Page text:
So stop saying that flat earthers and other climate change deniers are conservatives.

You are right in that world wide, many countries that are run by Conservative governments have a majority conservative voting public are in support of AGW realism. Its just countries that have large fossil fuel deposits who get funding from the fossil fuel & mining sector that have a dissproportionate representation of deniers. Most polls in these countries have progressives & conservatives at opposite ends of the polling.

http://www.people-press.org/2011/12/01/modest-rise-in-number-saying-there-is-solid-evidence-of-global-warming/

http://www.roymorgan.com/news/polls/2011/4672/

It seems that in many cases, ones opposition to AGW is in direct proportion to how much funding your party attracts from corporations that will be affected by possible legislation or competition.


 

A long time ago the Republican party were radicals.  Now I’m not quite sure what the Republican party stands for — knownothingism maybe.  There are still a few genuinely conservative Republicans; maybe only those in Maine.

Great conservatives include Winston Churchill and Dwight D. Eisenhower.  Hold to something like that when labeling someone a conservative.  Call the current crop fools, ikooks or just knownothings.  To do otherwise elevates those ignoranti far beyond their abilities.

“mine Mine MINE!”

“Would you just shut up.  You’re rats with wings!”

http://www.youtube.com/watch?v=p-3e0EkvIEM

Longer Chase Sequence….

http://www.youtube.com/watch?v=H4BNbHBcnDI

[Side note: For anyone not familiar with Finding Nemo, the voice saying ‘Mine’ is the producer.]

So if Santorum were to win, could he state on camera that he intends on shutting down all climate research & firing all realist climate scientists because it’s all a hoax?

 

So, while the Conservative governement is spending money faster than a drunken sailor, they are claiming they need to make cut backs.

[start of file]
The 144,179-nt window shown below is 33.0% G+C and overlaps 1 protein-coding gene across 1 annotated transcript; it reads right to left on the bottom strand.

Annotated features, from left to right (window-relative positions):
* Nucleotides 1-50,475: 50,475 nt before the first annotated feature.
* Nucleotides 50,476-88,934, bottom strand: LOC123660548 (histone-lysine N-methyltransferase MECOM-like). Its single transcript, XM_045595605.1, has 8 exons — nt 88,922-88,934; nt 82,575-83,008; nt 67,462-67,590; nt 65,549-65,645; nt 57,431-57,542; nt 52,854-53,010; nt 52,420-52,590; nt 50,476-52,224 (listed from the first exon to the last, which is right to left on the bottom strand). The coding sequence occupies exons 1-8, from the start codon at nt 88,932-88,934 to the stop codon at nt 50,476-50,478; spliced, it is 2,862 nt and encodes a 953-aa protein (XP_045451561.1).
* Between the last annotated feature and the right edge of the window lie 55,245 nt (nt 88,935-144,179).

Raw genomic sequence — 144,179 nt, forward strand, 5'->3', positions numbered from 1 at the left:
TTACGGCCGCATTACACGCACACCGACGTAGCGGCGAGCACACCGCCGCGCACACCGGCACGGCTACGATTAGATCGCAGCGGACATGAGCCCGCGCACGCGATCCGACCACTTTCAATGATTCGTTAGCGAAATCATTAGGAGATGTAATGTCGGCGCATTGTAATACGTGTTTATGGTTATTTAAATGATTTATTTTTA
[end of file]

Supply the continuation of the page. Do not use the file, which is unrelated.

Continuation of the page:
http://www.guardian.co.uk/environment/2011/nov/09/canada-cuts-environment-spending

My understanding is they intend to stop most environment research. The writing is on the wall… they started censoring scientific research as soon as they got into power.. This is just the next step.

Its hard for people to complain about anything if you don’t monitor it.

“Democracy is utterly dependent upon an electorate that is accurately informed. In promoting climate change denial (and often denying their responsibility for doing so) industry has done more than endanger the environment. It has undermined democracy.

There is a vast difference between putting forth a point of view, honestly held, and intentionally sowing the seeds of confusion. Free speech does not include the right to deceive. Deception is not a point of view. And the right to disagree does not include a right to intentionally subvert the public awareness.”

As a practicing Catholic, Rick Santorum should really start paying attention to the pronouncements about climate change being made by Pope Benedict XVI. For example,

Pope Benedict XVI appealed for the success of a UN climate change conference that is opening tomorrow in Durban, South Africa. Speaking to the faithful gathered in St Peter’s Square for the Sunday Angelus prayer, Pope Benedict expressed the hope that “all members of the international community might reach agreement on a responsible, credible response,” to the phenomenon of climate change, which he described as “complex” and “disturbing”.

Source: “Pope Benedict XVI on climate change: a credible response is needed,” Vatcan Radio, Nov 27, 2011

http://www.radiovaticana.org/EN1/Articolo.asp?c=541410

Given that Rick Santorum is a practicing Catholic, it would behoove him to read:

Confronting the Climate Crisis: Catholic Theological Perspectives, edited by Jame Schaefer. ISBN-13: 978-0-87462-791-6.

Can theologians respond meaningfully to the overwhelming scientific evidence that human activities are accelerating the temperature of Earth and adversely affecting people, other species, ecological systems, and the biosphere? Members of the Catholic Theological Society of America’s Interest Group on Global Warming have dug deeply into the biblical to contemporary traditions, reflected systematically, and produced seventeen original essays that demonstrate fruitful ways in which to approach the climate crisis so that current and predicted effects may be mitigated. Framing these essays are an overview of basic scientific findings that compelled this group effort and statements by the United States Conference of Catholic Bishops and Pope Benedict XVI.

“Confronting the Climate Crisis is a collection of exciting essays offering the best Catholic theological reflection on the pressing ethical issue of sustainability. The broad spectrum of perspectives in its pages – which includes creation theology, feminist criticism, and the teaching of Benedict XVI and the U.S. Catholic bishops – makes it an especially excellent classroom resource.”

John E. Thiel, Professor of Religious Studies, Fairfield University President, Catholic Theological Society of America

For additional information about this book, go to:

http://www.marquette.edu/mupress/MST75Schaefer.shtml